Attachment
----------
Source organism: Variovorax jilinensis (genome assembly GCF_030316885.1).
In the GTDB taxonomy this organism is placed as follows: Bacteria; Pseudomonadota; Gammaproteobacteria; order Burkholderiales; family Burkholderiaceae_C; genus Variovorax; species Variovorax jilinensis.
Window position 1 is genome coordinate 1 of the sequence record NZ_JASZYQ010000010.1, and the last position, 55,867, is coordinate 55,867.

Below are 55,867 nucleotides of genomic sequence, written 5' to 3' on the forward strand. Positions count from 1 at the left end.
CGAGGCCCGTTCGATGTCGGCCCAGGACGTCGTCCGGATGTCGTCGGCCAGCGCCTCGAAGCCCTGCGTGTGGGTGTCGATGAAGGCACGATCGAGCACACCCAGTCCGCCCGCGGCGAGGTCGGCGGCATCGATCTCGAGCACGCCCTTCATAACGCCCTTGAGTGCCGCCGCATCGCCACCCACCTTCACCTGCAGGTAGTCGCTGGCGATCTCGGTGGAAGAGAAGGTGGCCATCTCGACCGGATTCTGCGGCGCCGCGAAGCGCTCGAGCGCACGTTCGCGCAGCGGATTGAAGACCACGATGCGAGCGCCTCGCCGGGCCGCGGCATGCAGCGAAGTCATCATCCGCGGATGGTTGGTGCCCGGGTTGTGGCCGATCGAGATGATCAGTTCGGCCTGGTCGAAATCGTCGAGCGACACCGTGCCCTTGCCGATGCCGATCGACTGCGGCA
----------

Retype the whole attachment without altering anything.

Source organism: Variovorax jilinensis (genome assembly GCF_030316885.1).
In the GTDB taxonomy this organism is placed as follows: Bacteria; Pseudomonadota; Gammaproteobacteria; order Burkholderiales; family Burkholderiaceae_C; genus Variovorax; species Variovorax jilinensis.
Window position 1 is genome coordinate 1 of the sequence record NZ_JASZYQ010000010.1, and the last position, 55,867, is coordinate 55,867.

Below are 55,867 nucleotides of genomic sequence, written 5' to 3' on the forward strand. Positions count from 1 at the left end.
CGAGGCCCGTTCGATGTCGGCCCAGGACGTCGTCCGGATGTCGTCGGCCAGCGCCTCGAAGCCCTGCGTGTGGGTGTCGATGAAGGCACGATCGAGCACACCCAGTCCGCCCGCGGCGAGGTCGGCGGCATCGATCTCGAGCACGCCCTTCATAACGCCCTTGAGTGCCGCCGCATCGCCACCCACCTTCACCTGCAGGTAGTCGCTGGCGATCTCGGTGGAAGAGAAGGTGGCCATCTCGACCGGATTCTGCGGCGCCGCGAAGCGCTCGAGCGCACGTTCGCGCAGCGGATTGAAGACCACGATGCGAGCGCCTCGCCGGGCCGCGGCATGCAGCGAAGTCATCATCCGCGGATGGTTGGTGCCCGGGTTGTGGCCGATCGAGATGATCAGTTCGGCCTGGTCGAAATCGTCGAGCGACACCGTGCCCTTGCCGATGCCGATCGACTGCGGCA